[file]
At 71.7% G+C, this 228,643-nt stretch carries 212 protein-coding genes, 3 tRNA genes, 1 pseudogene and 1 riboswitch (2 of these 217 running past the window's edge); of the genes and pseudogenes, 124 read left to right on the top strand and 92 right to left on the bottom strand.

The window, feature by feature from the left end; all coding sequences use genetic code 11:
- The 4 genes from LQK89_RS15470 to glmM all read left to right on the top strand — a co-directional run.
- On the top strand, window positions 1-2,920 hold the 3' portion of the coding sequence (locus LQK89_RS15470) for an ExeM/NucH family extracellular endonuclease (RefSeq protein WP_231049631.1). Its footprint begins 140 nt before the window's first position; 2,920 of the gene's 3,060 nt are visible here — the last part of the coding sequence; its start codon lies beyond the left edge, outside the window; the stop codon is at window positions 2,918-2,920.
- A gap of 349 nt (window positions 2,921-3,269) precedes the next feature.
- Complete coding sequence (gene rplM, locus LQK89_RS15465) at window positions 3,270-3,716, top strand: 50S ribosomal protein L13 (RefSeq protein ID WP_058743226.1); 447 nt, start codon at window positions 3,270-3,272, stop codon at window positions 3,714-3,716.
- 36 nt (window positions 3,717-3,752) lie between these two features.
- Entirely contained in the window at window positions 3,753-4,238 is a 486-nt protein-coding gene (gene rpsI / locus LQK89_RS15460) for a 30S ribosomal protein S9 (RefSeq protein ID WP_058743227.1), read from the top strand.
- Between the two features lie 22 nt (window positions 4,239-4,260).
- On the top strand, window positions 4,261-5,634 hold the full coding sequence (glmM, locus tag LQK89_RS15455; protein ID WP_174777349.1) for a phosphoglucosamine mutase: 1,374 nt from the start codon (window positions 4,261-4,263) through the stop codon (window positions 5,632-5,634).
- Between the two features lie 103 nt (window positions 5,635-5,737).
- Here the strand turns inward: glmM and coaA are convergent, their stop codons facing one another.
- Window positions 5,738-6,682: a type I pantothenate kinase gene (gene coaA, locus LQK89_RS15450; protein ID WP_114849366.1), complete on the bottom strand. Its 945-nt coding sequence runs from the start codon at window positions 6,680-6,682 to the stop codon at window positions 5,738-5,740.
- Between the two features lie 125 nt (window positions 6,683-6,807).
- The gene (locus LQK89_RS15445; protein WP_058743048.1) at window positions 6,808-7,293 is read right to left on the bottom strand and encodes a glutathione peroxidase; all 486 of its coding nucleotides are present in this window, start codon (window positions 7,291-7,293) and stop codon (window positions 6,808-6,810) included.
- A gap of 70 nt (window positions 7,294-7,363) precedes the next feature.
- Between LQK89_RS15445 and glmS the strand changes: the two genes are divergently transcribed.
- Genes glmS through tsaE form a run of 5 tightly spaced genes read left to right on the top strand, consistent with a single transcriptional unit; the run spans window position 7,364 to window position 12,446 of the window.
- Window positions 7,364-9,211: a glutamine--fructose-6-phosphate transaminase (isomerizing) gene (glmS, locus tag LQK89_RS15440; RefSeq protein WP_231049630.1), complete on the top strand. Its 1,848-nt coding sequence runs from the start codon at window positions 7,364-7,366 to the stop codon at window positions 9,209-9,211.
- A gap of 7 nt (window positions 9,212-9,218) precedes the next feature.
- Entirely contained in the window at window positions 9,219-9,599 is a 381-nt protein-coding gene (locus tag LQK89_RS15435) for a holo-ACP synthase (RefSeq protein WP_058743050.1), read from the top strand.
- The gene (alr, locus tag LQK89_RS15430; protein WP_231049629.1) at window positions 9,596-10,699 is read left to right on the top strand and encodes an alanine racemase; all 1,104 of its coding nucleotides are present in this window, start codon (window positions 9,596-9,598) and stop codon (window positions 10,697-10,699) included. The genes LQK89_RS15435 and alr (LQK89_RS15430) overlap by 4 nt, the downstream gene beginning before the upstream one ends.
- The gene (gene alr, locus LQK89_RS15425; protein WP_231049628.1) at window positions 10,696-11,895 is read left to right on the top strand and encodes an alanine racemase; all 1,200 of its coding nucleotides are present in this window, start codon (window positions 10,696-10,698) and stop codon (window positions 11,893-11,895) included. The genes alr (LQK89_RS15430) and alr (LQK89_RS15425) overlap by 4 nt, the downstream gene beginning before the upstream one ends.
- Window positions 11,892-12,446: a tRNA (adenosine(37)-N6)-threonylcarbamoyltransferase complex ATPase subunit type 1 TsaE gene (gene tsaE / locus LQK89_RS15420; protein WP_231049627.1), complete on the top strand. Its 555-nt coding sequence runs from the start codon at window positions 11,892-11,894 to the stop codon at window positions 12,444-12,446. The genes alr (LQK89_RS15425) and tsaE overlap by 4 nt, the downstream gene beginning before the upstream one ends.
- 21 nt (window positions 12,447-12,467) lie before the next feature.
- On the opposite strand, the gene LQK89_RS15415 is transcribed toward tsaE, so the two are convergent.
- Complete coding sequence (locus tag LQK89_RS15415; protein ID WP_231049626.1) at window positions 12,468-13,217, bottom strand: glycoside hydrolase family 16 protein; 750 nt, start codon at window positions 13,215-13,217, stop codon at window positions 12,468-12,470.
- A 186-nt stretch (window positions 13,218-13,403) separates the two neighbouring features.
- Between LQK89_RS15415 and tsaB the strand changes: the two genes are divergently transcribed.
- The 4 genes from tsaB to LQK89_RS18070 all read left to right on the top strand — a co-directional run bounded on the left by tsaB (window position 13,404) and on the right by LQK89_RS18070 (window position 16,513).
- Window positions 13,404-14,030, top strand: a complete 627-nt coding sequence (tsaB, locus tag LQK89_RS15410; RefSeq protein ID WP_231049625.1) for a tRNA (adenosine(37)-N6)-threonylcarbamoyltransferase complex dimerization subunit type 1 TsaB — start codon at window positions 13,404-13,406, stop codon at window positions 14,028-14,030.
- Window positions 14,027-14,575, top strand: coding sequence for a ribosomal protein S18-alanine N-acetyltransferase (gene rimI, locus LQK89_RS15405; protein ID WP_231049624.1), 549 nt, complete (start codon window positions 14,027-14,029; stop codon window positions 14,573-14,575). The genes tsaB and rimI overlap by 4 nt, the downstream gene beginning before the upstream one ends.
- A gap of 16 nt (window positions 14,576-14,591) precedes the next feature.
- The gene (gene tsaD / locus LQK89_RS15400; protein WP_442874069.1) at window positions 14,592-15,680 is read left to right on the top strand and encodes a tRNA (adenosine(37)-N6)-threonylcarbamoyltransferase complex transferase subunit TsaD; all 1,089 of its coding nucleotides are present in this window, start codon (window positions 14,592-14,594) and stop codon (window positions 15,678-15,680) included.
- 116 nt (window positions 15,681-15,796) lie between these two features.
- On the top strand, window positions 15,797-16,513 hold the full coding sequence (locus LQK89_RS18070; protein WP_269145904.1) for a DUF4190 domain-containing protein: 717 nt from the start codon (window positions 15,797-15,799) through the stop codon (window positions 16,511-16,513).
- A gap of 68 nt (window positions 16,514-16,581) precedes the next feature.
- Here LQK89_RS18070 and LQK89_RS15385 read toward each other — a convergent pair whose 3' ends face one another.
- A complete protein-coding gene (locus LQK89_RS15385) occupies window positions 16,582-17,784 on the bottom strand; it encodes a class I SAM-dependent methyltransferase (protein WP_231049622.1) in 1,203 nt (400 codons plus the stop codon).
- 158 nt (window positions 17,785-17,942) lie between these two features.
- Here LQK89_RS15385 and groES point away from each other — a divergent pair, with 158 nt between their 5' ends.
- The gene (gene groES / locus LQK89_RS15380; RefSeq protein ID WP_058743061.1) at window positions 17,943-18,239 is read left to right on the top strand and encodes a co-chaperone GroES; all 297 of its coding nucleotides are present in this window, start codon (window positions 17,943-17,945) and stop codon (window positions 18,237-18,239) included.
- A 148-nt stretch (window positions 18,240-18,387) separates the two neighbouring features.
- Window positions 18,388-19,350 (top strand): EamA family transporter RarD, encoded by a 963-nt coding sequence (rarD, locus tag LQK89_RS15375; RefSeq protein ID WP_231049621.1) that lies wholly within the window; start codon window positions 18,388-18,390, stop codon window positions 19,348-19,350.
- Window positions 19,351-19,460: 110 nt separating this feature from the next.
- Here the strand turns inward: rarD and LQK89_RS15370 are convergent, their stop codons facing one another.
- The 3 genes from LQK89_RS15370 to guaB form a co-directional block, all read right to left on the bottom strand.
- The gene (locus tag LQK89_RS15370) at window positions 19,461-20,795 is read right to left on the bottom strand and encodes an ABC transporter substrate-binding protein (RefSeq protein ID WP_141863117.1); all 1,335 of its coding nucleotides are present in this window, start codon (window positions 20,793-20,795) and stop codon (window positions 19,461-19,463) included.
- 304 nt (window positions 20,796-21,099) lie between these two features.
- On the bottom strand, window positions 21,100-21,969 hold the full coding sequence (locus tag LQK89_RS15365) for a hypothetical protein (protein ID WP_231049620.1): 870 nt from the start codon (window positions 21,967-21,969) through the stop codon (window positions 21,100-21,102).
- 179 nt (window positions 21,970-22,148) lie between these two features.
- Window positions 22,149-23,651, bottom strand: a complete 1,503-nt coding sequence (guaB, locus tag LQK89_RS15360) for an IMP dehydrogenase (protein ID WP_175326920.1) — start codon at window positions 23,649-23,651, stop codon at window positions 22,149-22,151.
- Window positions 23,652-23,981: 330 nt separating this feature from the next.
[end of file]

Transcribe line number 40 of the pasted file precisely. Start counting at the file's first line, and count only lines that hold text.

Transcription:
- 158 nt (window positions 17,785-17,942) lie between these two features.